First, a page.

We are citizens of stress. Think about it, more deadlines, increased workloads and higher expectations have become the norm. And the cures slapped across magazine covers and shared on Facebook feeds over the years have been meditation, yoga and slow breathing. While merit does exist for those, researchers have started to ask another question. What if stress could actually be a good thing?
"The stress response is such a healthy part of our lives that we should stop calling it stress at all and call it, say, the challenge response," neuroscientist John Coates argued in his 2014 article, “The Biology of Risk,” to The New York Times.
For millions of years, that feeling of stress literally saved our ancestors’ lives. According to Harvard Health, a stressful incident is like a fire alarm that triggers a well-orchestrated physiological change. Stress hormones such as adrenaline and cortisol flood our bodies. The muscles tense, the heart pounds and we begin to sweat and breathe fast and shallow. We know this instantaneous sequence of physiological reactions to stress as the "fight-or-flight" response because is was a way to give us and other animals the speed and strength to run when we can or fight if we must.
Unfortunately, our 2-million-year-old brains have not adapted to modern-America’s dangers, and the “fight-or-flight” response that worked so well against natural catastrophe has actually been killing us at our desks. This is called chronic stress, brought on by prolonged stressors such as constant deadlines or caring for a sick loved one, which often leads to high blood pressure, the formation of artery-clogging deposits and increased anxiety, depression and addiction. These are just a few of the major health problems the National Institute of Health attributes to chronic stress.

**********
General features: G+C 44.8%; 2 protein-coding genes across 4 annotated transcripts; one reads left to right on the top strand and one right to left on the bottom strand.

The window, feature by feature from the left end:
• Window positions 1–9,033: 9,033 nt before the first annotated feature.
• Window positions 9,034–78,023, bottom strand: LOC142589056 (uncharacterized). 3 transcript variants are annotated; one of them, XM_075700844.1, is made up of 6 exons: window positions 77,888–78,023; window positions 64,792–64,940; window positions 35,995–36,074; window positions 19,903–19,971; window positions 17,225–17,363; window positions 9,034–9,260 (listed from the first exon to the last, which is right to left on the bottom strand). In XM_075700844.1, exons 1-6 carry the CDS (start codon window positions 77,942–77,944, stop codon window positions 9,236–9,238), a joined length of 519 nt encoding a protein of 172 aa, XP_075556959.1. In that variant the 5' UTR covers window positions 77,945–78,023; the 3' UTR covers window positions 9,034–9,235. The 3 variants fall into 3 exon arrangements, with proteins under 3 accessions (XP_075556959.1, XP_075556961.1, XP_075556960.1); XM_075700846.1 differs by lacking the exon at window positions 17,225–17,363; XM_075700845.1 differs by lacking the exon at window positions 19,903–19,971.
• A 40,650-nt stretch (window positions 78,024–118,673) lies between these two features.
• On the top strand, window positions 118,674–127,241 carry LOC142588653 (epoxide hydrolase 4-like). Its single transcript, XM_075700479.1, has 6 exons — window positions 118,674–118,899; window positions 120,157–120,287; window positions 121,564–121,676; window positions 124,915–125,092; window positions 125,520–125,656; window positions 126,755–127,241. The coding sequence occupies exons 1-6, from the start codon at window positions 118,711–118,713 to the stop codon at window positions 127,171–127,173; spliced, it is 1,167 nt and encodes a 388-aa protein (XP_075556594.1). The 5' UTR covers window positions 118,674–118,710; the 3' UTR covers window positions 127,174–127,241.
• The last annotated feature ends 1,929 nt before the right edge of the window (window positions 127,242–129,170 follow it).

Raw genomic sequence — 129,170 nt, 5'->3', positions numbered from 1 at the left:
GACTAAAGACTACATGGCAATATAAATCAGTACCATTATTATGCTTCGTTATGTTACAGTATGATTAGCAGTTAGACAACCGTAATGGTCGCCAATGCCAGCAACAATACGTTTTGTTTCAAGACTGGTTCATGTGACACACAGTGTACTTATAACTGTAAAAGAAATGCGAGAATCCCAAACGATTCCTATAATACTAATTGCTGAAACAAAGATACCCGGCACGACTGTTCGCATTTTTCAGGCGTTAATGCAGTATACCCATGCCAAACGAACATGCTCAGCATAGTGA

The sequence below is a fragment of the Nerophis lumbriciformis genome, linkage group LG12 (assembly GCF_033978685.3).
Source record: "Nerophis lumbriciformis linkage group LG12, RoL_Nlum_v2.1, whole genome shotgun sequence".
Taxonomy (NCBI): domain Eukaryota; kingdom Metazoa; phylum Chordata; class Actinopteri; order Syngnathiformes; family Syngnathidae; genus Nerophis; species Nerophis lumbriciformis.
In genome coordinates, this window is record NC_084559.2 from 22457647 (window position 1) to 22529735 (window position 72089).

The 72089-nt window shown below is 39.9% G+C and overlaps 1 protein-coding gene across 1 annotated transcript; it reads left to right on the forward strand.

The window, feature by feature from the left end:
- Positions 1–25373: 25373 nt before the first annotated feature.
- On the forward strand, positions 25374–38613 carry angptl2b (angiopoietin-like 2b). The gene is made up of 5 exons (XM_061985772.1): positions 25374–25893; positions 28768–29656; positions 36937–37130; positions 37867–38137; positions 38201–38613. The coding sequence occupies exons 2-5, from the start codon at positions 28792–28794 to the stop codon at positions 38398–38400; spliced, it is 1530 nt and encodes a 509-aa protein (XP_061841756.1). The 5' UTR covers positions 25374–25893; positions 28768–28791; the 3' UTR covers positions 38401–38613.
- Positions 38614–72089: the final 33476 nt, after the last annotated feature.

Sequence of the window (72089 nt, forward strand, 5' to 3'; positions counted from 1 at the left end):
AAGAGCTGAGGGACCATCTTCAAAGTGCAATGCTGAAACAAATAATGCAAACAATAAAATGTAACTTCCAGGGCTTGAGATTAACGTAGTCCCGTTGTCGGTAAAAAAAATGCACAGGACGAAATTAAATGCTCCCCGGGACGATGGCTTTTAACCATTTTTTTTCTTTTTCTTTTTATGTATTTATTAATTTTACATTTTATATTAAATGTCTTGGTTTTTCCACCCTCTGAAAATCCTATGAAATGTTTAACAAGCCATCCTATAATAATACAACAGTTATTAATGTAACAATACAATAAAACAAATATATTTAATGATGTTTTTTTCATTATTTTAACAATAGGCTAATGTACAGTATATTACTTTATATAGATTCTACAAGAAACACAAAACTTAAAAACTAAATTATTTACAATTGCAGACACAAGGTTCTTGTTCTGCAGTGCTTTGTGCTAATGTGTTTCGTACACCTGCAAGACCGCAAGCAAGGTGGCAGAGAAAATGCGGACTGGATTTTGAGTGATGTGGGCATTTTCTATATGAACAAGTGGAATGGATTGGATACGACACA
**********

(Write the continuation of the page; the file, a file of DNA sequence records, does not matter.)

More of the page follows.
We can stop the compounding effects of chronic stress by unleashing those same hormones with a different type of stress. Acute or short-term stress, from activities like rafting down a river or standing at the starting line of a race, rebuilds muscle and neurons. In fact, “stressing” your cardiovascular system and muscles is what actually helps make you stronger. What’s good for the body can be good for the mind, too. Elevating your heart rate – say during a run or hike – can help grow new nerve cells that produce a similar effect to antidepressant drugs. Finally, getting an adrenaline high – again, same physiological “fight-or-flight” response – from exerting risks like ziplining or climbing, can rewire our thinking of what stress actually is, which according to psychologists is ultimately just your body’s way of saying, literally, move.
So, while stress no longer needs to save us, it can still serve us if we use it to our advantage. That means going for it, getting out of our comfort zone, and getting the heart pumping, just like our ancestors did. Only difference now, is the flight response means jumping onto a 1000+ foot zipline!